By Terri White
It was one of those iconic births. As with all my babies, my labor began at 5:30 a.m. Then the day would drag on until I gave birth twelve hours later – literally – with all three.
Since I endured a grueling birth with our first baby, I hoped for an easier labor. We had prepared differently and learned that breathing through the contractions should be pain-free. Ha! You shout. Good luck with that!
Earlier in February, my mother-in-law announced, “Don’t you have that baby on leap year day!” Like I could choose. So, of course, on February 29, I began mild contractions early that morning. Steve stayed home, and we piddled around most of the day. I even cooked him lunch.
Figuring it would take hours like our first one, we never even bothered to call our midwife or my sister. We did, however, send our 22-month old son to spend the day with a friend.
Since the temperature rose to a balmy 70 degrees, we decided that a walk might speed up my contractions. Strolling hand-in-hand, we headed across the street to a steep hill, enjoying the day. Down we trekked. However, when we reached the bottom of the hill, the weather abruptly changed.
One minute a glorious blue-sky 70 degree day, and the next, a blistering wind blasted through with menacing, stormy clouds. To compound our troubles, my contractions had speeded up to every two minutes. Great.
Inching uphill, we stopped every two minutes for me to breathe through the contractions. Not fun. Nevertheless, there were no other options. Finally arriving home, we called our midwife. Then in our haste to finish our preparations, we forgot to call my sister.
Soon our midwife arrived. After checking me, she announced that our baby should arrive in about two or three pushes! So far no pain. I repeat. With no pain, I pushed my nine pounder out into the world. Joseph Levi announced his arrival with hearty lungs.
From there, Joseph was the easiest infant. To this day, we remind ourselves that he smiled, ate, and pooped. Until. Until he turned two and became the most contentious toddler on the planet.
His mantra: “I can do it myself.” If I said left, he said right. If I said stop, he said go. That’s when I learned that “it’s time to give the rubber ducky a bath” proved a valuable approach.
Surprisingly, though, I don’t believe in the “terrible twos” label. I understand that once a child is potty trained, he no longer views himself as an appendage of mommy. So Joseph stumbled around to navigate this thing called independence. But oh boy, was it taxing.
While our oldest son was more cautious, Joseph threw caution to the wind. If Jonathan hollered “whoa,” Joseph countered with “giddy up!” What a pair. When he discovered cowboy-adventure books in the library’s early reading section, his reading soared.
All those adventure books, however, only fueled the flame. At age 41, he still devours books – and he’s still the biggest kid at the carnival!
As a boy, on our shopping trips to Wal-Mart, Joseph bee-lined for the sporting goods to drool over the display of knives. He loved the outdoors and gobbled up his dad’s scouting survival manuals.
When we lived on 40 acres in the country, he and his brother explored the creek and woods. I’m sure his knives proved useful in the woods. Those adventures are still being declassified today. On family gatherings, my sons often regale us with those heart-pounding tales.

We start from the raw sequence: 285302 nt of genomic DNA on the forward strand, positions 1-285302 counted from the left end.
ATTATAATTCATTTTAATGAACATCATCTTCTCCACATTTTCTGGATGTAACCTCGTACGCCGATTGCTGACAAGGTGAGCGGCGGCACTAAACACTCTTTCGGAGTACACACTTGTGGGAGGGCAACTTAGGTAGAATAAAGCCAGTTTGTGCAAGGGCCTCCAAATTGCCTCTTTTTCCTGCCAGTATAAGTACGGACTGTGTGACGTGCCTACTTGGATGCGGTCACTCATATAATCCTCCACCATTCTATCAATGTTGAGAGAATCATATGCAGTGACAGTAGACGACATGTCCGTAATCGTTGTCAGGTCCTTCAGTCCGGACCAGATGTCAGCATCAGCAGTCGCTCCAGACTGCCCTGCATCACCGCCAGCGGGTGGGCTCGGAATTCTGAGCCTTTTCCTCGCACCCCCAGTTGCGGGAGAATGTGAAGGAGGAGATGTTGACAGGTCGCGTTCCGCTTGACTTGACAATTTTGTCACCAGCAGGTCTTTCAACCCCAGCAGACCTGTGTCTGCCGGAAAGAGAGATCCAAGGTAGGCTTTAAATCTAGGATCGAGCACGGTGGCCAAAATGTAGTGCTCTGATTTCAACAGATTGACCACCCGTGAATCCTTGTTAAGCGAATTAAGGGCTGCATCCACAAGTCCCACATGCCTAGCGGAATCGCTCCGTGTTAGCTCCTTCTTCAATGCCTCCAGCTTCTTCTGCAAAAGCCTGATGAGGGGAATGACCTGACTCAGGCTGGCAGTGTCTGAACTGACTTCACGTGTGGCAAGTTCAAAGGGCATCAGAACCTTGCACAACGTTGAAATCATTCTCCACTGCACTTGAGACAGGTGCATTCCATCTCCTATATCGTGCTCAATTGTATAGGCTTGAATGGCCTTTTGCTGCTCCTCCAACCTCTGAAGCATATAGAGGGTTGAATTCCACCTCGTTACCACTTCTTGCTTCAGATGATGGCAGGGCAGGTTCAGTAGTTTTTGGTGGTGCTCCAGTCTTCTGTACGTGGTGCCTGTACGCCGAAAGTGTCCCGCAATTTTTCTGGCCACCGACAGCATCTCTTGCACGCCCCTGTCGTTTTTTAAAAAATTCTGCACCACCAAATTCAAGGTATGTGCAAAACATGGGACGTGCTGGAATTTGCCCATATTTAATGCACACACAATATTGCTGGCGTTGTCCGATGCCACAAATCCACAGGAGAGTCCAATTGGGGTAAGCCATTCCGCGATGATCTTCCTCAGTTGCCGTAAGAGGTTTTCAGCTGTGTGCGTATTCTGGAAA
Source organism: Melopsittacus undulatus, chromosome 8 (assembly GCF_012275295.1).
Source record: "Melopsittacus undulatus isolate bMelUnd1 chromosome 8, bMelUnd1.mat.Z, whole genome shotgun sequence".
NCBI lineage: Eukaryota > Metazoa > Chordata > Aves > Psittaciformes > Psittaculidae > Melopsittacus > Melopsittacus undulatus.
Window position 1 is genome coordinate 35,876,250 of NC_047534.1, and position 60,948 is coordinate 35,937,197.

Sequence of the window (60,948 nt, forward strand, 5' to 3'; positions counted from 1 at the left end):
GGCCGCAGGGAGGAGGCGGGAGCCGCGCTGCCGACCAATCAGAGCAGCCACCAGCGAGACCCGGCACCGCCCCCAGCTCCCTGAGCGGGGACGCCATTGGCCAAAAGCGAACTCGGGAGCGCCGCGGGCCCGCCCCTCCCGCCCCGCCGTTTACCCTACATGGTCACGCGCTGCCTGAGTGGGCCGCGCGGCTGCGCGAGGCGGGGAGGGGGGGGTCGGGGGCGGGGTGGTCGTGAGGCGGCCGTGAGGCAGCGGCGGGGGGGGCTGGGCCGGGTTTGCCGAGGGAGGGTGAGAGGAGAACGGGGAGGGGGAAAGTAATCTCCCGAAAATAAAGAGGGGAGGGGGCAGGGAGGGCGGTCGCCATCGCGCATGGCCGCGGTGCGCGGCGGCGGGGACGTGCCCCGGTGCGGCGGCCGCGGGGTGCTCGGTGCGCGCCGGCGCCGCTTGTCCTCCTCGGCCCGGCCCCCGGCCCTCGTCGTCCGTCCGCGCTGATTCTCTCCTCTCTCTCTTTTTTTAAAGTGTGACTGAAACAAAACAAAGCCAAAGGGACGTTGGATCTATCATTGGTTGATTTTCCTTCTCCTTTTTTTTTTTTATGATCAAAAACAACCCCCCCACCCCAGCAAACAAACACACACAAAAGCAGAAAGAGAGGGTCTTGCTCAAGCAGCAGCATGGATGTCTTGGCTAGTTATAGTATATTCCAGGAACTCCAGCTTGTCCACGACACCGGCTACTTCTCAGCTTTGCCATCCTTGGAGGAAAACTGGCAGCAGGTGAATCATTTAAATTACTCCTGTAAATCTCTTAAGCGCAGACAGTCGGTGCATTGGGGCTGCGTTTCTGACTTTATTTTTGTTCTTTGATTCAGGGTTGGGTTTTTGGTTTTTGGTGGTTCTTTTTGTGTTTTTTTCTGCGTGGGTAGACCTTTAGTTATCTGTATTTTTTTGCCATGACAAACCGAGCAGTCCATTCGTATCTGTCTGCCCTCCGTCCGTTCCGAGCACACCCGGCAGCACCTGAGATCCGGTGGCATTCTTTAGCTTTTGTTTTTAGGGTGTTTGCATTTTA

Nowadays, his coveted knife collection fills a drawer. During the years his son Tristan participated in the Boy Scouts, they came in handy. I don’t know who enjoyed those scout campouts more – he or his son.
No surprise that his scout troop misses Joseph’s fun-loving antics on those campouts after Tristan graduated.
By the way, true to his nature, Joseph named Tristan after the mischievous Tristan in the James Harriot books. If you haven’t read them, grab a copy. You’ll enjoy some great reading. This from a picky reader, as you already know. But back to Joseph.
During his teens and early twenties, he gave us a run-for-our-money. However, he has turned out to be a fine man: a caring son, thoughtful husband, and loving father. He only lives two blocks away and still checks on me. He’s a man of depth and highly intelligent – all with a strong work ethic.
Although nowadays he thinks more carefully before he acts, he never shies from a debate. And believe me, he can paint you into a corner. He’s like a dog with a bone when he determines to make a point. He thoroughly enjoys it, too!
Five years ago, tragedy struck when Joseph suffered a freak accident at work, losing a third of his right arm. No mother ever expects to receive that phone. I had visions of his hand on ice to be sewed on. Nope. The machine shredded it. Four hours after entering Parkland Hospital, he called to reassure me, “Mom, it happened, and I’m moving forward.” He did. He has.
The whole community of Cleburne showered him with meals, gift cards, fund raisers, and prayers. For his family, the adjustment was radical. After a year of numerous doctor visits and dozens of appointments for his prosthetics, he returned to work. His courage to return to the scene of his accident proved a testament to his coworkers. Seeing his 6 feet 5 inch frame, his coworkers cheered, “Big Bird’s back!”
During his year off, his company installed additional safety measures. Now they send him to safety seminars around the country to share his story. A dramatic visual for safety precautions in every plant.
Even though our choices largely determine our futures, life always throws a few curve balls to test us. As our oldest son stated, “If anyone had to lose his hand, it had to be Joseph because he will always make lemonade out of lemons.” I concur.
After Joseph ripped his hand out of the machine, he glanced at his shredded arm, lifted up his arm, and – to acknowledge his fate – shouted, “I’m a one-handed man now.” With that, he raced down four flights of stairs to get help.
He’s my hero.